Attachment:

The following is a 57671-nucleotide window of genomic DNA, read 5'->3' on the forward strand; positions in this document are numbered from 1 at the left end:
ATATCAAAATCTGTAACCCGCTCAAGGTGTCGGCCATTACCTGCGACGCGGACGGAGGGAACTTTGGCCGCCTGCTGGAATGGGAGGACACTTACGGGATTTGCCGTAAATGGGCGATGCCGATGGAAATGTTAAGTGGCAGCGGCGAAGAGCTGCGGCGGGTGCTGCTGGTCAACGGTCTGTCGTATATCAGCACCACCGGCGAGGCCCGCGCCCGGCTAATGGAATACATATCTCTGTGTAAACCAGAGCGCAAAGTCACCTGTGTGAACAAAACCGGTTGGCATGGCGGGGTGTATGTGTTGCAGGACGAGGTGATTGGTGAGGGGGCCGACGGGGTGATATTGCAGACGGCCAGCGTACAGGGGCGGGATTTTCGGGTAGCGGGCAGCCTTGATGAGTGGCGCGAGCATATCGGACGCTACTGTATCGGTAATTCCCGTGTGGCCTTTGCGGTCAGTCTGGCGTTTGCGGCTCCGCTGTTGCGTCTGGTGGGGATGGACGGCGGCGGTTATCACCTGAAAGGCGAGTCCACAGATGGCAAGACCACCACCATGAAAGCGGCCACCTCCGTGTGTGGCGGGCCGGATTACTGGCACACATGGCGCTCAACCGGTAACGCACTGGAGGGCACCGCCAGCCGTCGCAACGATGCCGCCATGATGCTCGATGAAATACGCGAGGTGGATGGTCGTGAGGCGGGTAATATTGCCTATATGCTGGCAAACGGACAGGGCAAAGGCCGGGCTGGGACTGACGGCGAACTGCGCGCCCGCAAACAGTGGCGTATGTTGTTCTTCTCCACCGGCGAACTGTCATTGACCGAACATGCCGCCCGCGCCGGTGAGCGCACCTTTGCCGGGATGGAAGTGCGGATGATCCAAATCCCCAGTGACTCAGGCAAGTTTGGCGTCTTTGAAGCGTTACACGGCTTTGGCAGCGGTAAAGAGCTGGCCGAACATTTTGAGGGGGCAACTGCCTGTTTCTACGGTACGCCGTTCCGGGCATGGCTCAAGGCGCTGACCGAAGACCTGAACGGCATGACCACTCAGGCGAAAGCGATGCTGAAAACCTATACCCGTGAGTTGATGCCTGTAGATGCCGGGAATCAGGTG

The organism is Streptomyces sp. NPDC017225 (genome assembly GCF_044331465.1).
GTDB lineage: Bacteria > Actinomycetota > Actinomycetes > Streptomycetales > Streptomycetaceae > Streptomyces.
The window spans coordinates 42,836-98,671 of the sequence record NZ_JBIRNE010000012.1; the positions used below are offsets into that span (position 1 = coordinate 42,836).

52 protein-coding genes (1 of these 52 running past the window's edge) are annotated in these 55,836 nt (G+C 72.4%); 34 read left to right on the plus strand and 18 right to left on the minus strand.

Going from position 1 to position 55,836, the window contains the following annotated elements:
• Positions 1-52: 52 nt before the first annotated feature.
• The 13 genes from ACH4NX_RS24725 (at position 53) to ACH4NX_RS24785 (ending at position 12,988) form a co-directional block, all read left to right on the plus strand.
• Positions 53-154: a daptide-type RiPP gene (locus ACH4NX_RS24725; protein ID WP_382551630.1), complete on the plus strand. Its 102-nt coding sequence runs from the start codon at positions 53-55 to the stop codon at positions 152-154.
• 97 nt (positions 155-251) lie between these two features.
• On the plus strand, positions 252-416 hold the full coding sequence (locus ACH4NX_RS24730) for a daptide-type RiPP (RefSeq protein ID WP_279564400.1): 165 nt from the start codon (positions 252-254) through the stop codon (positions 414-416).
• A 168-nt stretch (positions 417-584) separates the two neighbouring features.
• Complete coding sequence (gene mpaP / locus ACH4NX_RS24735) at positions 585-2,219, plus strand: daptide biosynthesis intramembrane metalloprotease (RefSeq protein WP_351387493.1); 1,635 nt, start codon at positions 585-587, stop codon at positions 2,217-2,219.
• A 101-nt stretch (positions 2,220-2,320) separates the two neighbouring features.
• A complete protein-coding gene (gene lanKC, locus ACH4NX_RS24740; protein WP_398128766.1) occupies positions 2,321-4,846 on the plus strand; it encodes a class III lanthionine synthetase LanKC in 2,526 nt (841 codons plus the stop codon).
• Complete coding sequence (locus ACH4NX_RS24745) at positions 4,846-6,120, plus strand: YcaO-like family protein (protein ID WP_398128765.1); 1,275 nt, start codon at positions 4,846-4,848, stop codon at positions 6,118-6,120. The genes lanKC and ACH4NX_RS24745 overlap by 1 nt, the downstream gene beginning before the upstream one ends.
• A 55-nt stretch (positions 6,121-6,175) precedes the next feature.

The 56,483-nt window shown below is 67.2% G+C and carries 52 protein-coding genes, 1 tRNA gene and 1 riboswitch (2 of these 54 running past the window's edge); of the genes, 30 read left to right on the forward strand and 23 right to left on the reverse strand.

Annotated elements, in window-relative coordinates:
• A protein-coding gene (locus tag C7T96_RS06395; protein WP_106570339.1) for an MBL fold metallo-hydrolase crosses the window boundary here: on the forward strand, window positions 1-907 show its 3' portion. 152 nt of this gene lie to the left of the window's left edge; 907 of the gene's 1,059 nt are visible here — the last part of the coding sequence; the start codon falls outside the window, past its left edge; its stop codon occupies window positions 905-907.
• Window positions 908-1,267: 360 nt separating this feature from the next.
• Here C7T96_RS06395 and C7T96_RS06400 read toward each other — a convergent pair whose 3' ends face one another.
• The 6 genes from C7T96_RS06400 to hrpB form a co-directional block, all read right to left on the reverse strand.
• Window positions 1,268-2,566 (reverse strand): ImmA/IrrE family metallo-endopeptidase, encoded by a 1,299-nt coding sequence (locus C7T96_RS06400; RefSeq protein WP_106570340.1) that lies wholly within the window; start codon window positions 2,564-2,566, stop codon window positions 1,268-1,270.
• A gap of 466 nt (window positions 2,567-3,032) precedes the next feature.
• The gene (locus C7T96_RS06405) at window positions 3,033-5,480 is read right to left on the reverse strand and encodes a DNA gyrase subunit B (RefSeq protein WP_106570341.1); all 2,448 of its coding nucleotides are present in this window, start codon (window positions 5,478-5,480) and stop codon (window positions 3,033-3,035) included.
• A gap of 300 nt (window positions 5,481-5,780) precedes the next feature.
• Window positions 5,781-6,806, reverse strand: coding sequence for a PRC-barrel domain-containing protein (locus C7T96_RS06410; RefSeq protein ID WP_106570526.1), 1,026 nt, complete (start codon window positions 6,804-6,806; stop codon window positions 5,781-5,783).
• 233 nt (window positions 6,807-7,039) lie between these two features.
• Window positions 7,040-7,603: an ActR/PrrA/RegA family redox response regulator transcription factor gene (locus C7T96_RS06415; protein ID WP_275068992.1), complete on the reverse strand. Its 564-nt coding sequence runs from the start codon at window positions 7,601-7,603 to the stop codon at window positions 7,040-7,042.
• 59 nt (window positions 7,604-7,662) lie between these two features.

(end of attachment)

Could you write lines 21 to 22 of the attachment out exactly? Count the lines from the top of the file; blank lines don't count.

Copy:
• A protein-coding gene (locus tag C7T96_RS06395; protein WP_106570339.1) for an MBL fold metallo-hydrolase crosses the window boundary here: on the forward strand, window positions 1-907 show its 3' portion. 152 nt of this gene lie to the left of the window's left edge; 907 of the gene's 1,059 nt are visible here — the last part of the coding sequence; the start codon falls outside the window, past its left edge; its stop codon occupies window positions 905-907.
• Window positions 908-1,267: 360 nt separating this feature from the next.